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Renin blood test

Definition

The renin test measures the level of renin in blood.

Alternative Names

Plasma renin activity; Random plasma renin; PRA

How the Test is Performed

A blood sample is needed.

How to Prepare for the Test

Certain medicines may affect the results of this test. Your health care provider will tell you if you need to stop taking any medicines. Do not stop any medicine before talking to your provider.

Medicines that can affect renin measurements include:

  • Birth control pills.
  • Blood pressure drugs.
  • Medicines that dilate blood vessels (vasodilators). These are usually used to treat high blood pressure or heart failure.
  • Water pills (diuretics).

Your provider may instruct you to limit your sodium intake before the test.

Be aware that renin level can be affected by pregnancy, as well as the time of day and the body position when blood is drawn.

How the Test will Feel

When the needle is inserted to draw blood, some people feel moderate pain. Others feel only a prick or stinging sensation. Afterward, there may be some throbbing or a slight bruise. This soon goes away.

Why the Test is Performed

Renin is a protein (enzyme) released by special kidney cells when you have a decreased salt (sodium) level or low blood volume. Most often, the renin blood test is done at the same time as an aldosterone blood test to calculate the renin to aldosterone ratio.

If you have high blood pressure, your doctor may order a renin and aldosterone test to help determine the cause of your elevated blood pressure. Test results can help guide your doctor in choosing the correct treatment.

Normal Results

For normal sodium diet, normal value range is 0.2 to 1.6 ng/mL/hour (0.2 to 1.6 µg/L/hour) while lying down and 0.5 to 4.0 ng/mL/hour (0.5 to 4.0 µg/L/hour) while standing.

Normal value ranges may vary slightly among different laboratories. Some labs use different measurements or test different samples. Talk to your doctor about the meaning of your specific test results.

What Abnormal Results Mean

A high level of renin may be due to:

  • Adrenal glands that do not make enough hormones (Addison disease or other adrenal gland insufficiency)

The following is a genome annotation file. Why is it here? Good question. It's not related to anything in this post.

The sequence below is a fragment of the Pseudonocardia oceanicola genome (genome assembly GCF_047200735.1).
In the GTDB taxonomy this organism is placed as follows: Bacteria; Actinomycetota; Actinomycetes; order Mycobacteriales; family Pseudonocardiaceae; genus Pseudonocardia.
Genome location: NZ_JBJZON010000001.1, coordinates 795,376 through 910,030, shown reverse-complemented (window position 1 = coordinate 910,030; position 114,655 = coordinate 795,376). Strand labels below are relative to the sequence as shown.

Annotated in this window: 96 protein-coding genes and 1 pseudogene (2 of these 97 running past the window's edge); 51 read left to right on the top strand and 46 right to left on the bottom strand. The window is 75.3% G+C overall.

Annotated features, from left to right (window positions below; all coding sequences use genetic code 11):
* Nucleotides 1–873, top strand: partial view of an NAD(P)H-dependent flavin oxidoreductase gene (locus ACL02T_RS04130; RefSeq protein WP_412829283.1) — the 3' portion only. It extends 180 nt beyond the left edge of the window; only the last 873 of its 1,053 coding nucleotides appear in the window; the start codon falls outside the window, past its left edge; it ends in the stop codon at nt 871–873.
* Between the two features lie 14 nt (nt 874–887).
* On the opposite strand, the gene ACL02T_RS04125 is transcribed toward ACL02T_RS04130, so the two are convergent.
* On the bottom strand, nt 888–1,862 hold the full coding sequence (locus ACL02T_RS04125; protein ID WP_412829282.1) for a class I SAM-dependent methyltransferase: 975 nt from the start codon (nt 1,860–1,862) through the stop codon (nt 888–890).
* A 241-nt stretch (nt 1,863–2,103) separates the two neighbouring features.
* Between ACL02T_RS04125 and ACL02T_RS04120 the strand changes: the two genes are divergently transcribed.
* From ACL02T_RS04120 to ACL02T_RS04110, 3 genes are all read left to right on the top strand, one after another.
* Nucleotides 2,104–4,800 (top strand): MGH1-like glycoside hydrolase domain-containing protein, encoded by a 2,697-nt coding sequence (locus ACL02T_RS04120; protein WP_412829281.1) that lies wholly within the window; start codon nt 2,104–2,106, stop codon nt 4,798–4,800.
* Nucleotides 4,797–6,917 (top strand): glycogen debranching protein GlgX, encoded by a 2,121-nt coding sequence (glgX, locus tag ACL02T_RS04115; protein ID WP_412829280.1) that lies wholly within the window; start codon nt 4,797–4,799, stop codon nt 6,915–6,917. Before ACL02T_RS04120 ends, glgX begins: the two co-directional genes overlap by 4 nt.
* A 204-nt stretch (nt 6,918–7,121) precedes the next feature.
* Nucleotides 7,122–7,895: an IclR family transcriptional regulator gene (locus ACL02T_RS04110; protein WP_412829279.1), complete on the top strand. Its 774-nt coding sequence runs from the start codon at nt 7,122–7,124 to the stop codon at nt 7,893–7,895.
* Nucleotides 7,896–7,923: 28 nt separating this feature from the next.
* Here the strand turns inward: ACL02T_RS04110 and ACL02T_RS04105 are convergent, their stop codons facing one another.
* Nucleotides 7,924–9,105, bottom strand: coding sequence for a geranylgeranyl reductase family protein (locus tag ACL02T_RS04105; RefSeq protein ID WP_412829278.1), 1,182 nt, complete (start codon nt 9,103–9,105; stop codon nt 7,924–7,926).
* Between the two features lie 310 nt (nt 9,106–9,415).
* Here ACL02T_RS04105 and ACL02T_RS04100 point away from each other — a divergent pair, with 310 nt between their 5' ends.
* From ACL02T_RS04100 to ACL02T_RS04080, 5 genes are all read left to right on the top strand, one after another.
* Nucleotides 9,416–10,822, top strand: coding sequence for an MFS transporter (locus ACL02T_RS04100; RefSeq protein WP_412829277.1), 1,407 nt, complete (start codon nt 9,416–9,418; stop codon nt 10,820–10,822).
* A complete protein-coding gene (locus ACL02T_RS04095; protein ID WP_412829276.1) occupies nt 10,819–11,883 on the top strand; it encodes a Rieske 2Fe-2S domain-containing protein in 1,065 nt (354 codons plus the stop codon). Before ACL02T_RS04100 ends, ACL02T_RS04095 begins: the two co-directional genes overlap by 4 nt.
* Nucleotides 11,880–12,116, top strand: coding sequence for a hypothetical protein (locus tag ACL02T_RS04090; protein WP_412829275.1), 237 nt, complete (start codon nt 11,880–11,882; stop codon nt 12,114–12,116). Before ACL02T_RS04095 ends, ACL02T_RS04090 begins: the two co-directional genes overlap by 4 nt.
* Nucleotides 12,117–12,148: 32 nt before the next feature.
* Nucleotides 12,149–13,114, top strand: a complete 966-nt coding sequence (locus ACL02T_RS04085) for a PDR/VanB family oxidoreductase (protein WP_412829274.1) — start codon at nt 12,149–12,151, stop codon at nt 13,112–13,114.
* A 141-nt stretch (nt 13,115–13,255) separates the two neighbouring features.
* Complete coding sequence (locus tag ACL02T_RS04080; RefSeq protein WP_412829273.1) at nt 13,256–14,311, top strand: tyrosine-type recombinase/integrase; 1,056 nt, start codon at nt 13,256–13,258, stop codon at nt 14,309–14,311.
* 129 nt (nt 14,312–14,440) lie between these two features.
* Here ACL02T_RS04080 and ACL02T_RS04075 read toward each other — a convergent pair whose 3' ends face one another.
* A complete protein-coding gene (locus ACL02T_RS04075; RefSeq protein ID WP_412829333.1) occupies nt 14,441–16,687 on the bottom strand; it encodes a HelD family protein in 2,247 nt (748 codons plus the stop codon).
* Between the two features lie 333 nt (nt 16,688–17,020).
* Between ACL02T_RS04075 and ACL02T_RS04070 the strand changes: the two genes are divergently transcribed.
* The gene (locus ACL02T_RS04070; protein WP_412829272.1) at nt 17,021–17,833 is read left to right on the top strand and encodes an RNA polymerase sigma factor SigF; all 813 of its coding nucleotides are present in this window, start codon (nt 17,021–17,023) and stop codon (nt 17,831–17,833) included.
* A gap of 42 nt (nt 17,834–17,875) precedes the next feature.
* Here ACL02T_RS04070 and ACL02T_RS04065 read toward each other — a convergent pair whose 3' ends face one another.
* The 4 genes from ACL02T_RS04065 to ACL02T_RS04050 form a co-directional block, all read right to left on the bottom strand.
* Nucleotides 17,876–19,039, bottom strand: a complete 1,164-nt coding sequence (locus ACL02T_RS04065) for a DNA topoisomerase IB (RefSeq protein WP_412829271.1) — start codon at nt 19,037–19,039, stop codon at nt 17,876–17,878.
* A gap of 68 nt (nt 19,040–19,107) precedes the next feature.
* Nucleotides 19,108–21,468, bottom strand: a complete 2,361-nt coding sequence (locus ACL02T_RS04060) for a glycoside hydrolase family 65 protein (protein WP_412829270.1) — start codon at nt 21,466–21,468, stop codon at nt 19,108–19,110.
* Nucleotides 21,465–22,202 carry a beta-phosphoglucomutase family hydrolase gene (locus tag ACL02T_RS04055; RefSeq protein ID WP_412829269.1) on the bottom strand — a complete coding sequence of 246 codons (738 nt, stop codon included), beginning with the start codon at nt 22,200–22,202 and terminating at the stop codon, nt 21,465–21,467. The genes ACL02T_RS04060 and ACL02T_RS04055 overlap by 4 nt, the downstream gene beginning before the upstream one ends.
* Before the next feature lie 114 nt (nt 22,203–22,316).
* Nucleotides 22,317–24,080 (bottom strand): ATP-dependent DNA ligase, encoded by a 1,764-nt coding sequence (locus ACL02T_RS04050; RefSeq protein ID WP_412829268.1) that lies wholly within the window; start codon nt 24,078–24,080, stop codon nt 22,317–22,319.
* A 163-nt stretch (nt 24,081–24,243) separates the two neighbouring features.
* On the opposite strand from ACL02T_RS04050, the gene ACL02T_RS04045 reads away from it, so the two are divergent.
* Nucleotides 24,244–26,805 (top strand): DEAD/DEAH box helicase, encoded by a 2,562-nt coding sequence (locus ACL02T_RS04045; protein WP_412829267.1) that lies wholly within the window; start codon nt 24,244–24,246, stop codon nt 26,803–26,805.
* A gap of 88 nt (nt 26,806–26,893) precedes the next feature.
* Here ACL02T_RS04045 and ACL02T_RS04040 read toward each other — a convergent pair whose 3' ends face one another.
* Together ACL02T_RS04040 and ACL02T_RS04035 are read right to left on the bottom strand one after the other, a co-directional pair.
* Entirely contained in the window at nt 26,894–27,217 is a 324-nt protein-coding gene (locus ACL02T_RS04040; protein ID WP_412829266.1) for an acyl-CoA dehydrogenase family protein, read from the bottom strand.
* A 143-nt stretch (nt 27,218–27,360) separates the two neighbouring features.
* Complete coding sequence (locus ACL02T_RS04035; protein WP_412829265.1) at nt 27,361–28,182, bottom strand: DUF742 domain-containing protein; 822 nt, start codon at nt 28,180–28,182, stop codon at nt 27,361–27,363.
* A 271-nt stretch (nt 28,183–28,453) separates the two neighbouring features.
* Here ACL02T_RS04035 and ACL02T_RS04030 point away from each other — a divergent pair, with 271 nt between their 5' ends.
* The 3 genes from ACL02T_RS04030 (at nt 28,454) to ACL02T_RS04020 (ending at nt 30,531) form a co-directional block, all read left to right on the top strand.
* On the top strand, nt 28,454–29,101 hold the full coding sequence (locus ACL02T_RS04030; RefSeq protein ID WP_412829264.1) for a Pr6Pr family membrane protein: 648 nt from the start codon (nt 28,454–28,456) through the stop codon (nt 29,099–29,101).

• Bleeding (hemorrhage)
  • Heart failure
  • High blood pressure caused by narrowing of the kidney arteries (renovascular hypertension)
  • Liver scarring and poor liver function (cirrhosis)
  • Loss of body fluid (dehydration)
  • Low salt diet
  • Kidney damage that creates nephrotic syndrome
  • Kidney tumors that produce renin
  • Sudden and very high blood pressure (malignant hypertension)

A low level of renin may be due to:

Risks

There is little risk involved with having your blood taken. Veins and arteries vary in size from one patient to another and from one side of the body to the other. Taking blood from some people may be more difficult than from others.

Other risks associated with having blood drawn are slight but may include:

  • Excessive bleeding
  • Fainting or feeling lightheaded
  • Multiple punctures to locate veins
  • Hematoma (blood accumulating under the skin)
  • Infection (a slight risk any time the skin is broken)

Gallery

Kidney anatomy
The kidneys are responsible for removing wastes from the body, regulating electrolyte balance and blood pressure, and the stimulation of red blood cell production.
Blood test
Blood is drawn from a vein (venipuncture), usually from the inside of the elbow or the back of the hand. A needle is inserted into the vein, and the blood is collected in an air-tight vial or a syringe. Preparation may vary depending on the specific test.

References

Guber HA, Oprea M, Russell YX. Evaluation of endocrine function. In: McPherson RA, Pincus MR, eds. Henry's Clinical Diagnosis and Management by Laboratory Methods. 24th ed. Philadelphia, PA: Elsevier; 2022:chap 25.

Weiner ID, Wingo CS. Endocrine causes of hypertension: aldosterone. In: Johnson RJ, Floege J, Tonelli M, eds. Comprehensive Clinical Nephrology. 7th ed. Philadelphia, PA: Elsevier; 2024:chap 39.

Last reviewed July 30, 2023 by Sandeep K. Dhaliwal, MD, board-certified in Diabetes, Endocrinology, and Metabolism, Springfield, VA. Also reviewed by David C. Dugdale, MD, Medical Director, Brenda Conaway, Editorial Director, and the A.D.A.M. Editorial team..

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